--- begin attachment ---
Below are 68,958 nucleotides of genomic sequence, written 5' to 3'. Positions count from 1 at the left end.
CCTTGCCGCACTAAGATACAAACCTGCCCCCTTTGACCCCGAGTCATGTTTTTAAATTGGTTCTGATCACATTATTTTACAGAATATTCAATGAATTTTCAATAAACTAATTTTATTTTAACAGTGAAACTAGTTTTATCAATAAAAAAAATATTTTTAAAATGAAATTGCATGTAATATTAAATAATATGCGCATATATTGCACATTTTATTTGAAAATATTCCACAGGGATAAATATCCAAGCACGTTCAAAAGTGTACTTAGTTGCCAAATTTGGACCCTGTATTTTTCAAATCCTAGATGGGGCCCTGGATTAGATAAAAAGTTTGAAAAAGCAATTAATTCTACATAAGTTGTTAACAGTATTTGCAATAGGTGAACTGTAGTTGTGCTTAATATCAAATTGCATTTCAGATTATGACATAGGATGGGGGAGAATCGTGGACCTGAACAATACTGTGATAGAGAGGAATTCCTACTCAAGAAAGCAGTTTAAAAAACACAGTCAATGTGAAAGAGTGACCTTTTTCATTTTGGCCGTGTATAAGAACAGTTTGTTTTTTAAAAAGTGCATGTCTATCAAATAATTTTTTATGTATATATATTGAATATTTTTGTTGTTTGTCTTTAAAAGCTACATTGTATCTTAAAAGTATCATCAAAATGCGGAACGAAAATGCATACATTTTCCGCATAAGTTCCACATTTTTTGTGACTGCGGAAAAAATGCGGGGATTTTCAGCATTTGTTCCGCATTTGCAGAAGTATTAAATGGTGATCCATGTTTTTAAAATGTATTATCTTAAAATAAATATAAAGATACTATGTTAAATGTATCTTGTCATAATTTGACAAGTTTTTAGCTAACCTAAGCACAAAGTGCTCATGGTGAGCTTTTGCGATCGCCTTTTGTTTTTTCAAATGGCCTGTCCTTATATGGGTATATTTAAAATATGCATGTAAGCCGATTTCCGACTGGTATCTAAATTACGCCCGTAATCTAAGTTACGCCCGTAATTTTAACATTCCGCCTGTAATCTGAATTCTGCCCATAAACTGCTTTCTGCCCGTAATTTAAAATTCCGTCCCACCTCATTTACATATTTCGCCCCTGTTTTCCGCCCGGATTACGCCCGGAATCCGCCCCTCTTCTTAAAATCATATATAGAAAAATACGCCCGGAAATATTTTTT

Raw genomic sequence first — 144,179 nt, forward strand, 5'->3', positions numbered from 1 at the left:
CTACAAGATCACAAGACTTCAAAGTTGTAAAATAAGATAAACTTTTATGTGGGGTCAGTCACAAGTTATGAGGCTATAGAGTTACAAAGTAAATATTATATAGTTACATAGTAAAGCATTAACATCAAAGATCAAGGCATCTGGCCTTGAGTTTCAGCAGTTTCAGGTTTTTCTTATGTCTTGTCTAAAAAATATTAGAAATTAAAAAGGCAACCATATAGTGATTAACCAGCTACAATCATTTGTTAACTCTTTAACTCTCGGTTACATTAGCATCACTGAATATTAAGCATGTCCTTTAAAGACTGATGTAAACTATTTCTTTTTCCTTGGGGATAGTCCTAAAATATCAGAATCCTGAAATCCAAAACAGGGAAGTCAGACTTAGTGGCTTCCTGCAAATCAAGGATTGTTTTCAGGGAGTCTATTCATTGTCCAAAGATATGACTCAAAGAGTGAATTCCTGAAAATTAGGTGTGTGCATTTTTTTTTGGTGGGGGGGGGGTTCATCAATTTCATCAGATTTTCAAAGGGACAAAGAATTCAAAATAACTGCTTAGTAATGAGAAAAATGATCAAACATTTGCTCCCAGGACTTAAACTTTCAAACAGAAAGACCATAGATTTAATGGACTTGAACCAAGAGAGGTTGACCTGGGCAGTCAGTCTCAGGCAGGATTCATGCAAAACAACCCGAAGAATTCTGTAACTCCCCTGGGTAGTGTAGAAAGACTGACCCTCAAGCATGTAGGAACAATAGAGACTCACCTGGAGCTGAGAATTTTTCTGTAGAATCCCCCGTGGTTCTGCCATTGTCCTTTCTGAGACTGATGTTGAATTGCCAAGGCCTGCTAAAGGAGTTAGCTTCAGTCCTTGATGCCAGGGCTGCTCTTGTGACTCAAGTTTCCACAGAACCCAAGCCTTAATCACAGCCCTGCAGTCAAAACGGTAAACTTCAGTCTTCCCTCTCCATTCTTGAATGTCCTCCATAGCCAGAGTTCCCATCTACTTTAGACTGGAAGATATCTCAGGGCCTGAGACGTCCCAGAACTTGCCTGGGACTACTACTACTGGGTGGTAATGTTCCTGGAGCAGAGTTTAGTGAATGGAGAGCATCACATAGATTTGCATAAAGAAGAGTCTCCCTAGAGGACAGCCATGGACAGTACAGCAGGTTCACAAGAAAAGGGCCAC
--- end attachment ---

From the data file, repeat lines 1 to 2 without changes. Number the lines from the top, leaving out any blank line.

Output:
Below are 68,958 nucleotides of genomic sequence, written 5' to 3'. Positions count from 1 at the left end.
CCTTGCCGCACTAAGATACAAACCTGCCCCCTTTGACCCCGAGTCATGTTTTTAAATTGGTTCTGATCACATTATTTTACAGAATATTCAATGAATTTTCAATAAACTAATTTTATTTTAACAGTGAAACTAGTTTTATCAATAAAAAAAATATTTTTAAAATGAAATTGCATGTAATATTAAATAATATGCGCATATATTGCACATTTTATTTGAAAATATTCCACAGGGATAAATATCCAAGCACGTTCAAAAGTGTACTTAGTTGCCAAATTTGGACCCTGTATTTTTCAAATCCTAGATGGGGCCCTGGATTAGATAAAAAGTTTGAAAAAGCAATTAATTCTACATAAGTTGTTAACAGTATTTGCAATAGGTGAACTGTAGTTGTGCTTAATATCAAATTGCATTTCAGATTATGACATAGGATGGGGGAGAATCGTGGACCTGAACAATACTGTGATAGAGAGGAATTCCTACTCAAGAAAGCAGTTTAAAAAACACAGTCAATGTGAAAGAGTGACCTTTTTCATTTTGGCCGTGTATAAGAACAGTTTGTTTTTTAAAAAGTGCATGTCTATCAAATAATTTTTTATGTATATATATTGAATATTTTTGTTGTTTGTCTTTAAAAGCTACATTGTATCTTAAAAGTATCATCAAAATGCGGAACGAAAATGCATACATTTTCCGCATAAGTTCCACATTTTTTGTGACTGCGGAAAAAATGCGGGGATTTTCAGCATTTGTTCCGCATTTGCAGAAGTATTAAATGGTGATCCATGTTTTTAAAATGTATTATCTTAAAATAAATATAAAGATACTATGTTAAATGTATCTTGTCATAATTTGACAAGTTTTTAGCTAACCTAAGCACAAAGTGCTCATGGTGAGCTTTTGCGATCGCCTTTTGTTTTTTCAAATGGCCTGTCCTTATATGGGTATATTTAAAATATGCATGTAAGCCGATTTCCGACTGGTATCTAAATTACGCCCGTAATCTAAGTTACGCCCGTAATTTTAACATTCCGCCTGTAATCTGAATTCTGCCCATAAACTGCTTTCTGCCCGTAATTTAAAATTCCGTCCCACCTCATTTACATATTTCGCCCCTGTTTTCCGCCCGGATTACGCCCGGAATCCGCCCCTCTTCTTAAAATCATATATAGAAAAATACGCCCGGAAATATTTTTT